[The following contains spoilers for Ghostbusters: Afterlife]
Ghostbusters: Afterlife seems like it’s going to end up being a bit divisive, at least partially depending on your stomach for the “we’re doing it for the fans!” thing that every big franchise revival has to try these days, but at least one viewer was really impressed by the film and the way it honored the Ghostbusters legacy.
That viewer is Violet Ramis Stiel, the oldest daughter of late Ghostbusters star Harold Ramis, who recently talked to The Hollywood Reporter about Jason Reitman’s film and what it has to say about remembering the people we’ve lost. THR doesn’t spoil it, but we will (that’s your final warning): Egon Spengler, the character played Ramis in the first two Ghostbusters, appears in Afterlife as a ghost—having died in his attempt to prevent some bad ghost stuff from happening.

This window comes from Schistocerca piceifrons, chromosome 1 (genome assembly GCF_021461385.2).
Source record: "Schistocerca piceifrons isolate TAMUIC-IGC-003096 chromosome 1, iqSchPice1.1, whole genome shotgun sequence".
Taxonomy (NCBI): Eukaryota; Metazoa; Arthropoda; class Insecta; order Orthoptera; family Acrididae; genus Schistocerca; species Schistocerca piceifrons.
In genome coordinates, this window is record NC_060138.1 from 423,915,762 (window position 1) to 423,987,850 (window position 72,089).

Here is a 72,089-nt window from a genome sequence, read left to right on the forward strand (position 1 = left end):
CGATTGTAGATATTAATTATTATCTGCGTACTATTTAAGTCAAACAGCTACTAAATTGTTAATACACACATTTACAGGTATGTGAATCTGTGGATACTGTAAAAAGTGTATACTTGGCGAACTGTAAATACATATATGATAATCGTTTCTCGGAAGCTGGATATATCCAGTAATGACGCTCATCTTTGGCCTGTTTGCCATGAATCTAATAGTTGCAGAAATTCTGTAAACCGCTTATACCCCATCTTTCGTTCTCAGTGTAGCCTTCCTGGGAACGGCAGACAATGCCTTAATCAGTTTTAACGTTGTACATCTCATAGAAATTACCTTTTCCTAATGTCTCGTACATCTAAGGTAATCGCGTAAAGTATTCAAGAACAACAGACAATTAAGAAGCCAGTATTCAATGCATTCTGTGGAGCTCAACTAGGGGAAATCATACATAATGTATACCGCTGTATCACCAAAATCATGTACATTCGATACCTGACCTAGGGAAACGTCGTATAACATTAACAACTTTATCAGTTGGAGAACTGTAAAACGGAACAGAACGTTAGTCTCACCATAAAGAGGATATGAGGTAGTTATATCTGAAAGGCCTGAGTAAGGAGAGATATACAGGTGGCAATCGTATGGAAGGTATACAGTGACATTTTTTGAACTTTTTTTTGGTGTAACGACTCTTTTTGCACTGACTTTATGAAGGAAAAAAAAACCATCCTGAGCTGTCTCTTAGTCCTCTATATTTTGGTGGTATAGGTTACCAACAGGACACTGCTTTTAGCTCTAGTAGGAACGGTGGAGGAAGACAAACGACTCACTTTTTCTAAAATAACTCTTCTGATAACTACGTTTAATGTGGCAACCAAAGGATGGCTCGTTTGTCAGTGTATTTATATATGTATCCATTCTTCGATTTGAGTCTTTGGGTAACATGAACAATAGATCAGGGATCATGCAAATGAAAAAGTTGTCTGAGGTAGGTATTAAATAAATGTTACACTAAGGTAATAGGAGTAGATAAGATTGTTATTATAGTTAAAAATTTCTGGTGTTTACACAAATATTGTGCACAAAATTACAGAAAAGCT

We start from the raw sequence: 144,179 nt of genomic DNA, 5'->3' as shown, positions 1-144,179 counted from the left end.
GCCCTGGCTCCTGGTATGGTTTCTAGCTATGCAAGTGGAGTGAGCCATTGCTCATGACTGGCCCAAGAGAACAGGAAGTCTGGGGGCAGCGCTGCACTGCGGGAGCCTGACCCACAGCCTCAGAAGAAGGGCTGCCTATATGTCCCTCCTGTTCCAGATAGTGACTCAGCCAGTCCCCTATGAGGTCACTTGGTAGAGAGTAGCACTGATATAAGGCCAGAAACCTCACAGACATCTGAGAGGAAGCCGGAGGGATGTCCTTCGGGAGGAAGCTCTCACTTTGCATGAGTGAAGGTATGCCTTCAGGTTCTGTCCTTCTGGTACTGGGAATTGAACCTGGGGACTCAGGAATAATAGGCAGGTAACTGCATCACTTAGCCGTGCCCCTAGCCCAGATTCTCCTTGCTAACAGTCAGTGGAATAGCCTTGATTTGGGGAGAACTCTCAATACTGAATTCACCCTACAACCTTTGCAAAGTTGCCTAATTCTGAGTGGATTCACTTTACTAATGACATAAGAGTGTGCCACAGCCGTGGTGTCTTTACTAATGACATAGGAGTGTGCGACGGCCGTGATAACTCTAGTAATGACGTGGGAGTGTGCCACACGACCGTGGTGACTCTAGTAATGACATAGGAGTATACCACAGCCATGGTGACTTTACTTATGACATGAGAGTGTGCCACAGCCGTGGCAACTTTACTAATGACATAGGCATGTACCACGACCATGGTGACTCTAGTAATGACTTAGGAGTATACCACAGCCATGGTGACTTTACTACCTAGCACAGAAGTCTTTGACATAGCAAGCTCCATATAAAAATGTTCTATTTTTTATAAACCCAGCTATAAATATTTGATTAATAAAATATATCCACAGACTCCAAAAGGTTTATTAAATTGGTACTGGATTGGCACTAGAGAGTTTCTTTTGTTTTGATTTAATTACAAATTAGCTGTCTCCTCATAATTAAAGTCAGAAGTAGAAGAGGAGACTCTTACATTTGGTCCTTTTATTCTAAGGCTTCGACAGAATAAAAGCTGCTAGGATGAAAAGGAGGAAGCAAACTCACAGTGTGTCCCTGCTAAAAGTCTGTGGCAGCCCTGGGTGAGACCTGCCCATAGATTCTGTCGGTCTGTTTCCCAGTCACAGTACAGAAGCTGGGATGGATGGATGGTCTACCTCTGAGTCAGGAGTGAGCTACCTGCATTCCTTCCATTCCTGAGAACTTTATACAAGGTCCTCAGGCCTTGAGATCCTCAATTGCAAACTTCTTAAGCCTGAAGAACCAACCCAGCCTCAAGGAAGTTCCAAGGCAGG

Stiel told THR that Reitman was smart to focus on “capturing the Egon character” and “not necessarily” Ramis himself, which is either a reference to the fact that this Egon doesn’t speak or that they made a point to make the character look specifically like “nice and trim” Egon. Stiel also highlighted that Reitman made the movie “about loss and grief” with “surreal” parallels to real life even though it’s still a comedy. “Ultimately,” she says, Ghostbusters: Afterlife is about how “the people we love are always with us. They don’t go away.”
Reitman got approval from all of Ramis’ children before he put his plan for Egon in motion, with Stiel initially thinking it was a “weird” idea, but she ultimately had at least some say in the development of the CG character, saying that it was “so generous” of the director to let her feel like she was part of the movie.
Ghostbusters: Afterlife is in theaters now.